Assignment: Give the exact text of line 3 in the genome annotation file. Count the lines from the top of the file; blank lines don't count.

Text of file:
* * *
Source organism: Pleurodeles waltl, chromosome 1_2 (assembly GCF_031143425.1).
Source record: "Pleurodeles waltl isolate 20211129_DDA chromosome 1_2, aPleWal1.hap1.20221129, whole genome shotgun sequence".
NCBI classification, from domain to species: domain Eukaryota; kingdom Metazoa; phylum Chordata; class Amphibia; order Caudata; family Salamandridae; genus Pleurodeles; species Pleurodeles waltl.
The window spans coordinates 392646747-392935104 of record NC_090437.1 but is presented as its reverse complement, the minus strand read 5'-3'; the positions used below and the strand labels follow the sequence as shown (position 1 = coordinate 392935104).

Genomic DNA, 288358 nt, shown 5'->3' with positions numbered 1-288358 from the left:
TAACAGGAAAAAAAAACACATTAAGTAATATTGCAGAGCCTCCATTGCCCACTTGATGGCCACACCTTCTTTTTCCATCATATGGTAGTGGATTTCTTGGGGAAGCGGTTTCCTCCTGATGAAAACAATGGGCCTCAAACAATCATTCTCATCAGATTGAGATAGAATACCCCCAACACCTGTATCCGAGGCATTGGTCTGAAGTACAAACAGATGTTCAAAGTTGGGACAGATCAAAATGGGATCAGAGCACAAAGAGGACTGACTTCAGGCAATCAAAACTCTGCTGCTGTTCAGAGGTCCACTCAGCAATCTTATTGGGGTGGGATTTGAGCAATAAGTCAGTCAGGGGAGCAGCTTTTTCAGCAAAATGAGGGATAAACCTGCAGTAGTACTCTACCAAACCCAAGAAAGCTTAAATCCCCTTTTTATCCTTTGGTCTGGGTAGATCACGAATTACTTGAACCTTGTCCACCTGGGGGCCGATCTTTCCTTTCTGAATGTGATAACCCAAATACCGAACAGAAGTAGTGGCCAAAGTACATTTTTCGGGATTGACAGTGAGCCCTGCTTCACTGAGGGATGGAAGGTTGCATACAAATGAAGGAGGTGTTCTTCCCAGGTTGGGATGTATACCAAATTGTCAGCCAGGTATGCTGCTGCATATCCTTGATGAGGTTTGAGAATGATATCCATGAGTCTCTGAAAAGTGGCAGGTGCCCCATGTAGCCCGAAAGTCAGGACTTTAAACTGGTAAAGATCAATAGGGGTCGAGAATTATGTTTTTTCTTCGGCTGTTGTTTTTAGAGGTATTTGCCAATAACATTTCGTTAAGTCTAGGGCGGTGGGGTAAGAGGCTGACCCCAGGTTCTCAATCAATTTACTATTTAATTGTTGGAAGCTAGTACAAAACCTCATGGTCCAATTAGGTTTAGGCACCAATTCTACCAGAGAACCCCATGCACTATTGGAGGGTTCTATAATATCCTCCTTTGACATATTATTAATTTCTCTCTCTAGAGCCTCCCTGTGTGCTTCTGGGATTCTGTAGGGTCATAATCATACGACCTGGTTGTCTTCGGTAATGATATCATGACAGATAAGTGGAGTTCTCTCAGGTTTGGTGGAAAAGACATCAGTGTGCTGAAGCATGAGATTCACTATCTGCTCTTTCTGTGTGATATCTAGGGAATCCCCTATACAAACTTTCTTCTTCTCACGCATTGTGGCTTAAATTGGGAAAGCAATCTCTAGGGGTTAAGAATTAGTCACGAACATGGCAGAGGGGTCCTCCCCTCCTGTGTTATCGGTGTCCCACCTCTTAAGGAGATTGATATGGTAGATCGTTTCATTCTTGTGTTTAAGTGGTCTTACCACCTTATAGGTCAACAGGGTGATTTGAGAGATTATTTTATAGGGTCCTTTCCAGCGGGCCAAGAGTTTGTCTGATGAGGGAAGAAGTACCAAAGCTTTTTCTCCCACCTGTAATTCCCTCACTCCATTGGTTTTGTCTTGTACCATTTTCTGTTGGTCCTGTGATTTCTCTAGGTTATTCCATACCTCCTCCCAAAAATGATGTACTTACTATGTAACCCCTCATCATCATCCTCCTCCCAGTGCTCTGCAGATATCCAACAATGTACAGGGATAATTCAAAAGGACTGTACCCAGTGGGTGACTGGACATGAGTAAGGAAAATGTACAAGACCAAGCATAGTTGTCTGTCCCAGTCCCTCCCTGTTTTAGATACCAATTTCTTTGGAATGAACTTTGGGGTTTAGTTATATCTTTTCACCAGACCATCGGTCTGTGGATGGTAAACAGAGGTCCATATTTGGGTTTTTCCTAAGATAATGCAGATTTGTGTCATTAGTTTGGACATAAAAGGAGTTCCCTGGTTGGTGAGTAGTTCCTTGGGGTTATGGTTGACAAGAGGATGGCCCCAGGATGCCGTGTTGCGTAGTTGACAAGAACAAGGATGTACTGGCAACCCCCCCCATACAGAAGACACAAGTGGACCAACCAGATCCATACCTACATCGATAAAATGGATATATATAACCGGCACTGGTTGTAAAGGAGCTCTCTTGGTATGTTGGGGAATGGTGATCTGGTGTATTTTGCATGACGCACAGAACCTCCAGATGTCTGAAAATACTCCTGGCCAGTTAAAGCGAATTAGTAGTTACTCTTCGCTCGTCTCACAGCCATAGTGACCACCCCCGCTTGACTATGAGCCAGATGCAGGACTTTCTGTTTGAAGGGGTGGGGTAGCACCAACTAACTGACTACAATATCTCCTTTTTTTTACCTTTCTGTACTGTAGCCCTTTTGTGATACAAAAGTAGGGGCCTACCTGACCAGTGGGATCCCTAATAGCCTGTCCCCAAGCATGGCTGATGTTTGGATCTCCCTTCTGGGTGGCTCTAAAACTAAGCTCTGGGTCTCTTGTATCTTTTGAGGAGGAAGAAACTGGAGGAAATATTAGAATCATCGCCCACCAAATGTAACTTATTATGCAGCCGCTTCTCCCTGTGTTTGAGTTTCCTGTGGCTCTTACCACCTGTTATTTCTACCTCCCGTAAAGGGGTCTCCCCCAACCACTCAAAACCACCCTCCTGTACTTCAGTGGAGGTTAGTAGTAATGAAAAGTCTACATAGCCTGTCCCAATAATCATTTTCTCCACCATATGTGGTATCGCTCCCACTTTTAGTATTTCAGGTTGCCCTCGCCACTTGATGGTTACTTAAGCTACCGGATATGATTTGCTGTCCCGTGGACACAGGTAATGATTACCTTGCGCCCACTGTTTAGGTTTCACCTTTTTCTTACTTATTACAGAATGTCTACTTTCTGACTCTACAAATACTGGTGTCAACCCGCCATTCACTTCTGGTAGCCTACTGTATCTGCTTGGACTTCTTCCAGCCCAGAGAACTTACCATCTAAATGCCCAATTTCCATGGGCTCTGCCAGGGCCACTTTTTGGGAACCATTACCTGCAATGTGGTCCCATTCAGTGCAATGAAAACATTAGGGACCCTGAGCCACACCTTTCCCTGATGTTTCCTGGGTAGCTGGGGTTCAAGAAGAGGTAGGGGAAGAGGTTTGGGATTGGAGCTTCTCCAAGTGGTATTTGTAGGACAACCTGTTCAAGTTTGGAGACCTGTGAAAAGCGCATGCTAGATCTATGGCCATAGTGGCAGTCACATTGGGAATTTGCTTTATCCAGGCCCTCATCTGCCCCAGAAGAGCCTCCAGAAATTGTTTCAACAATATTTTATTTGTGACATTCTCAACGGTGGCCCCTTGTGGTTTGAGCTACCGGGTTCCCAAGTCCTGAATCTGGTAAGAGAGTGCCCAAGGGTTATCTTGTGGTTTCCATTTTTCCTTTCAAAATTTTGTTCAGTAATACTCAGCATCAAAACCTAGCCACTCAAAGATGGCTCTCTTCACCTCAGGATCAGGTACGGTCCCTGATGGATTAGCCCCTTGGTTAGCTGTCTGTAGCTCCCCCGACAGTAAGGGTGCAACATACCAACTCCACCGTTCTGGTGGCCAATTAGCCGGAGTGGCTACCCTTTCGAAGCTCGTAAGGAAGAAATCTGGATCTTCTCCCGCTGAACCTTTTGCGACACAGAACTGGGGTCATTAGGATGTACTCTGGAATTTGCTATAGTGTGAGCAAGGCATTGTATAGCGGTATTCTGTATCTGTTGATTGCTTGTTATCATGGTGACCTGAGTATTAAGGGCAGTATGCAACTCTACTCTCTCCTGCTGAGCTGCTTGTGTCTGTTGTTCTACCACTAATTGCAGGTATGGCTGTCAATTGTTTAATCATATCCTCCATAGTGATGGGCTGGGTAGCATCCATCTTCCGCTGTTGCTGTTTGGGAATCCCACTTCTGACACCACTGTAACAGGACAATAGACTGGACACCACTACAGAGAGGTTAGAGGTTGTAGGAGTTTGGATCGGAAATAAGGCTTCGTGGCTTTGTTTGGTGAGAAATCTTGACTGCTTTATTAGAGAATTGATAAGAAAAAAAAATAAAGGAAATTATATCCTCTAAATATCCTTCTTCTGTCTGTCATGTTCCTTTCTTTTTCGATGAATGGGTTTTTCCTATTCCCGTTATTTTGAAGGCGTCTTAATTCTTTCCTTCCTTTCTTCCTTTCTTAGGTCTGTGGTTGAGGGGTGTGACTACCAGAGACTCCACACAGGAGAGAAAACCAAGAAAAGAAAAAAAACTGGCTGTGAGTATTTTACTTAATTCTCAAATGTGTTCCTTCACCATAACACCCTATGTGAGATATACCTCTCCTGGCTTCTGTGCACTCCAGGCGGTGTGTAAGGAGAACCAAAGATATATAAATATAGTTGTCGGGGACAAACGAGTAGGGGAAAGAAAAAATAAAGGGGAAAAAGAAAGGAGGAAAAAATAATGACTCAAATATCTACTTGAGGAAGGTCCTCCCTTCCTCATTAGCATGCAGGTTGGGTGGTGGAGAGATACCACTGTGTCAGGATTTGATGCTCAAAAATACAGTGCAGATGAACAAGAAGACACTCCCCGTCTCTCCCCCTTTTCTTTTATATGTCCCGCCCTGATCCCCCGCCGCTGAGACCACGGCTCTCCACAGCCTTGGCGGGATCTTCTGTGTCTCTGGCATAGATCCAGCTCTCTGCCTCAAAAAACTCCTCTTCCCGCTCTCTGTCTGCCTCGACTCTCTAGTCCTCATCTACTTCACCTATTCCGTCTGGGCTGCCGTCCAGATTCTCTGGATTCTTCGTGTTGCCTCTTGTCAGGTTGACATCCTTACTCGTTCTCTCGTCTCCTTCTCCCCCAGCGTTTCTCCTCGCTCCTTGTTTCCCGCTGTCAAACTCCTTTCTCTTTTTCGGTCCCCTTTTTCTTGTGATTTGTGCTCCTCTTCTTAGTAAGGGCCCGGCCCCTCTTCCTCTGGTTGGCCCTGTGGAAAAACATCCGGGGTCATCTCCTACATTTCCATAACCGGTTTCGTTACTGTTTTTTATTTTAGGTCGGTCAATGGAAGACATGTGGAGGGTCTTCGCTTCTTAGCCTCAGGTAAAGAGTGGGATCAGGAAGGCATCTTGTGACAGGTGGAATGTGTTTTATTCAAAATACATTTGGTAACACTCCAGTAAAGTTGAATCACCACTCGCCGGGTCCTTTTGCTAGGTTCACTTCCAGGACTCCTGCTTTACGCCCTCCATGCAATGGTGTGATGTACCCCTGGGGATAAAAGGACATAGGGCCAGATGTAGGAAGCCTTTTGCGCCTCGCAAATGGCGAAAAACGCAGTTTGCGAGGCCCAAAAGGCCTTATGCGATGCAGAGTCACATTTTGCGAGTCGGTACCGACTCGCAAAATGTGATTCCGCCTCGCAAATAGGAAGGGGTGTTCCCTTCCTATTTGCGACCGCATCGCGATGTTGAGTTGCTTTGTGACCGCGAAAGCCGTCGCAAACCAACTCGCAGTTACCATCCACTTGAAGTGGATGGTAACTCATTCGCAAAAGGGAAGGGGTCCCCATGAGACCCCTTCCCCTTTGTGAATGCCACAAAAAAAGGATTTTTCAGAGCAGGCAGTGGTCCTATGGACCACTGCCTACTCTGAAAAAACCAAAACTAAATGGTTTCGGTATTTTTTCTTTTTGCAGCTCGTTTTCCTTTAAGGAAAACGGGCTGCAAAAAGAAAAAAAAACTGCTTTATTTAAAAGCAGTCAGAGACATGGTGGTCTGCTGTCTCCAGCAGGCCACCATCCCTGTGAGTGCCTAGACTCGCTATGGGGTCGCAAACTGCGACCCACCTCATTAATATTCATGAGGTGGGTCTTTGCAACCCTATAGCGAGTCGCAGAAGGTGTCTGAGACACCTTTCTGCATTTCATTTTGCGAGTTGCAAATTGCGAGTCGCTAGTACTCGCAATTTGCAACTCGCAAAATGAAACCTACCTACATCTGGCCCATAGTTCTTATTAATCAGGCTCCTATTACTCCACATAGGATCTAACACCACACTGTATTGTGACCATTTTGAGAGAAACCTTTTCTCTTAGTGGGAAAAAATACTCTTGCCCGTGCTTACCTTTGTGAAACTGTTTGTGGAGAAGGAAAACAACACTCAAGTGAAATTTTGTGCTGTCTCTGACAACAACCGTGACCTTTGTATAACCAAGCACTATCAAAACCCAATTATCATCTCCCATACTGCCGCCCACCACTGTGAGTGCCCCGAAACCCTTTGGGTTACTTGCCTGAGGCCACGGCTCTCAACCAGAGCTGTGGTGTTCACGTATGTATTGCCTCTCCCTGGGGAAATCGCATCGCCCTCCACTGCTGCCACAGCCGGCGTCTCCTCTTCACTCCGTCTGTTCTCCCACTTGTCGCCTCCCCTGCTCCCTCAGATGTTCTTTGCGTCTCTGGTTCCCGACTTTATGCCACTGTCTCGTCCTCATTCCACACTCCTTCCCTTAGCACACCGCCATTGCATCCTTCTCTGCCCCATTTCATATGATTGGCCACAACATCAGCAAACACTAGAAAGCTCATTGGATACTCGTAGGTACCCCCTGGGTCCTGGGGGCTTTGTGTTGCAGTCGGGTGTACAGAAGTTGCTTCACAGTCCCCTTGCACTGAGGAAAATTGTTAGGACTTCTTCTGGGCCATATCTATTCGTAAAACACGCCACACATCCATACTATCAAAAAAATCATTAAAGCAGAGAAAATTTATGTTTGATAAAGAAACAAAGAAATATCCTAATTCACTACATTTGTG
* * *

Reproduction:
NCBI classification, from domain to species: domain Eukaryota; kingdom Metazoa; phylum Chordata; class Amphibia; order Caudata; family Salamandridae; genus Pleurodeles; species Pleurodeles waltl.